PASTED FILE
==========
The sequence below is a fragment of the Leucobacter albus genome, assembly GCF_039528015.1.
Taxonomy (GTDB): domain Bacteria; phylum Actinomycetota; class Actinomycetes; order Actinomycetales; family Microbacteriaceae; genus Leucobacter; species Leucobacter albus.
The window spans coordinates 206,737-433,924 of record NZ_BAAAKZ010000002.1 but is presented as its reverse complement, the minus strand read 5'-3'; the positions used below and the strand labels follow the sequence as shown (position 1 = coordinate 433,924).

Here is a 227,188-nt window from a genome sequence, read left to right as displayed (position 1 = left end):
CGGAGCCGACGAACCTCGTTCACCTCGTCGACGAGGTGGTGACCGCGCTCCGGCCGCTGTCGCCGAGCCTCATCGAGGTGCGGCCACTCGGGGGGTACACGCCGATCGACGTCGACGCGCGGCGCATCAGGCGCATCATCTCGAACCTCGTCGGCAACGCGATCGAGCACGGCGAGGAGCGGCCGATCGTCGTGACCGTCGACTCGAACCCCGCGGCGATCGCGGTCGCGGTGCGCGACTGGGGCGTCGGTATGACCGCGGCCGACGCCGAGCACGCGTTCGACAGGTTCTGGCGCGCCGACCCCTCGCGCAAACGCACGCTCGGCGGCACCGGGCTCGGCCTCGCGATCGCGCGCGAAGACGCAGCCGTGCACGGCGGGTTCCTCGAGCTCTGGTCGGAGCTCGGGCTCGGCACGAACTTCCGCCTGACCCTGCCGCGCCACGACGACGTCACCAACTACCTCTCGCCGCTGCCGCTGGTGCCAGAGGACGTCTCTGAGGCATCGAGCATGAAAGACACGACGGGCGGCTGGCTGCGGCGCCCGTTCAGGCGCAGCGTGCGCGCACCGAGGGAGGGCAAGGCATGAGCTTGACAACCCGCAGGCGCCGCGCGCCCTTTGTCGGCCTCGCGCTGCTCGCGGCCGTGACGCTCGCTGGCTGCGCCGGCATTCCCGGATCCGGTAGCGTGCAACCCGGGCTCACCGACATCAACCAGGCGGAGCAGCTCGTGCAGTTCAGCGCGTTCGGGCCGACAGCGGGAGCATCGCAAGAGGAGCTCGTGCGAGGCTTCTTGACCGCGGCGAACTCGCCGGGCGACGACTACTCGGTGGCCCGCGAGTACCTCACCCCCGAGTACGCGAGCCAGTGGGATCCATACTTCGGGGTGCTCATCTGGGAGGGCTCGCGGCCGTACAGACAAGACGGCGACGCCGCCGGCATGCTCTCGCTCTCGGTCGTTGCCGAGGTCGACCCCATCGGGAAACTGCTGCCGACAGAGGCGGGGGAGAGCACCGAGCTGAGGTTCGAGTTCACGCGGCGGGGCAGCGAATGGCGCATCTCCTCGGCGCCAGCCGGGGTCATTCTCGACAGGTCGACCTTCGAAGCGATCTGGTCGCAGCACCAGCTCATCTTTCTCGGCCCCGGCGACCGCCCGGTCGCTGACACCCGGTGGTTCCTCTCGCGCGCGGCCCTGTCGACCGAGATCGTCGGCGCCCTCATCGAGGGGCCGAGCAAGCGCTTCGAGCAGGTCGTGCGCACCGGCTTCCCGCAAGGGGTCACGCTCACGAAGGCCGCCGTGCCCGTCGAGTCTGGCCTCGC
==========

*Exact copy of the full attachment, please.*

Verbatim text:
The sequence below is a fragment of the Leucobacter albus genome, assembly GCF_039528015.1.
Taxonomy (GTDB): domain Bacteria; phylum Actinomycetota; class Actinomycetes; order Actinomycetales; family Microbacteriaceae; genus Leucobacter; species Leucobacter albus.
The window spans coordinates 206,737-433,924 of record NZ_BAAAKZ010000002.1 but is presented as its reverse complement, the minus strand read 5'-3'; the positions used below and the strand labels follow the sequence as shown (position 1 = coordinate 433,924).

Here is a 227,188-nt window from a genome sequence, read left to right as displayed (position 1 = left end):
CGGAGCCGACGAACCTCGTTCACCTCGTCGACGAGGTGGTGACCGCGCTCCGGCCGCTGTCGCCGAGCCTCATCGAGGTGCGGCCACTCGGGGGGTACACGCCGATCGACGTCGACGCGCGGCGCATCAGGCGCATCATCTCGAACCTCGTCGGCAACGCGATCGAGCACGGCGAGGAGCGGCCGATCGTCGTGACCGTCGACTCGAACCCCGCGGCGATCGCGGTCGCGGTGCGCGACTGGGGCGTCGGTATGACCGCGGCCGACGCCGAGCACGCGTTCGACAGGTTCTGGCGCGCCGACCCCTCGCGCAAACGCACGCTCGGCGGCACCGGGCTCGGCCTCGCGATCGCGCGCGAAGACGCAGCCGTGCACGGCGGGTTCCTCGAGCTCTGGTCGGAGCTCGGGCTCGGCACGAACTTCCGCCTGACCCTGCCGCGCCACGACGACGTCACCAACTACCTCTCGCCGCTGCCGCTGGTGCCAGAGGACGTCTCTGAGGCATCGAGCATGAAAGACACGACGGGCGGCTGGCTGCGGCGCCCGTTCAGGCGCAGCGTGCGCGCACCGAGGGAGGGCAAGGCATGAGCTTGACAACCCGCAGGCGCCGCGCGCCCTTTGTCGGCCTCGCGCTGCTCGCGGCCGTGACGCTCGCTGGCTGCGCCGGCATTCCCGGATCCGGTAGCGTGCAACCCGGGCTCACCGACATCAACCAGGCGGAGCAGCTCGTGCAGTTCAGCGCGTTCGGGCCGACAGCGGGAGCATCGCAAGAGGAGCTCGTGCGAGGCTTCTTGACCGCGGCGAACTCGCCGGGCGACGACTACTCGGTGGCCCGCGAGTACCTCACCCCCGAGTACGCGAGCCAGTGGGATCCATACTTCGGGGTGCTCATCTGGGAGGGCTCGCGGCCGTACAGACAAGACGGCGACGCCGCCGGCATGCTCTCGCTCTCGGTCGTTGCCGAGGTCGACCCCATCGGGAAACTGCTGCCGACAGAGGCGGGGGAGAGCACCGAGCTGAGGTTCGAGTTCACGCGGCGGGGCAGCGAATGGCGCATCTCCTCGGCGCCAGCCGGGGTCATTCTCGACAGGTCGACCTTCGAAGCGATCTGGTCGCAGCACCAGCTCATCTTTCTCGGCCCCGGCGACCGCCCGGTCGCTGACACCCGGTGGTTCCTCTCGCGCGCGGCCCTGTCGACCGAGATCGTCGGCGCCCTCATCGAGGGGCCGAGCAAGCGCTTCGAGCAGGTCGTGCGCACCGGCTTCCCGCAAGGGGTCACGCTCACGAAGGCCGCCGTGCCCGTCGAGTCTGGCCTCGC